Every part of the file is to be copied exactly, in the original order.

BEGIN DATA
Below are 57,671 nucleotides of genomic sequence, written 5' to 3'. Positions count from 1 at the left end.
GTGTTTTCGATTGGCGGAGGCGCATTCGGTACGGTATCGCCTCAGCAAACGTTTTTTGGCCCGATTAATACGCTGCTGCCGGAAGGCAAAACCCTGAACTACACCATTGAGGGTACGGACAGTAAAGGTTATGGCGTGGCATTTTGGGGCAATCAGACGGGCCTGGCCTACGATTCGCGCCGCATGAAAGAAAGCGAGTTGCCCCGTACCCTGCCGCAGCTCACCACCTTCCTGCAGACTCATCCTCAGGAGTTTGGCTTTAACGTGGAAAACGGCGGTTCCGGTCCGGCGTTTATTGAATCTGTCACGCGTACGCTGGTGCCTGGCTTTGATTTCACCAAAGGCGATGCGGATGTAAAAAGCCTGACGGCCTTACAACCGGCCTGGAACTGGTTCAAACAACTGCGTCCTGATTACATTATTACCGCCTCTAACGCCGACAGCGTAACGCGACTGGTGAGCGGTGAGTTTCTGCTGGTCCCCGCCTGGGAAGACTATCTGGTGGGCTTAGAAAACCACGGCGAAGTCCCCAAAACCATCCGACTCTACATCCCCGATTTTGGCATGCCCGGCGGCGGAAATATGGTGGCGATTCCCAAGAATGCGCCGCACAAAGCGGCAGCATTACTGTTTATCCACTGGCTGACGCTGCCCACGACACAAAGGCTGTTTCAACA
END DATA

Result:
Below are 57,671 nucleotides of genomic sequence, written 5' to 3'. Positions count from 1 at the left end.
GTGTTTTCGATTGGCGGAGGCGCATTCGGTACGGTATCGCCTCAGCAAACGTTTTTTGGCCCGATTAATACGCTGCTGCCGGAAGGCAAAACCCTGAACTACACCATTGAGGGTACGGACAGTAAAGGTTATGGCGTGGCATTTTGGGGCAATCAGACGGGCCTGGCCTACGATTCGCGCCGCATGAAAGAAAGCGAGTTGCCCCGTACCCTGCCGCAGCTCACCACCTTCCTGCAGACTCATCCTCAGGAGTTTGGCTTTAACGTGGAAAACGGCGGTTCCGGTCCGGCGTTTATTGAATCTGTCACGCGTACGCTGGTGCCTGGCTTTGATTTCACCAAAGGCGATGCGGATGTAAAAAGCCTGACGGCCTTACAACCGGCCTGGAACTGGTTCAAACAACTGCGTCCTGATTACATTATTACCGCCTCTAACGCCGACAGCGTAACGCGACTGGTGAGCGGTGAGTTTCTGCTGGTCCCCGCCTGGGAAGACTATCTGGTGGGCTTAGAAAACCACGGCGAAGTCCCCAAAACCATCCGACTCTACATCCCCGATTTTGGCATGCCCGGCGGCGGAAATATGGTGGCGATTCCCAAGAATGCGCCGCACAAAGCGGCAGCATTACTGTTTATCCACTGGCTGACGCTGCCCACGACACAAAGGCTGTTTCAACA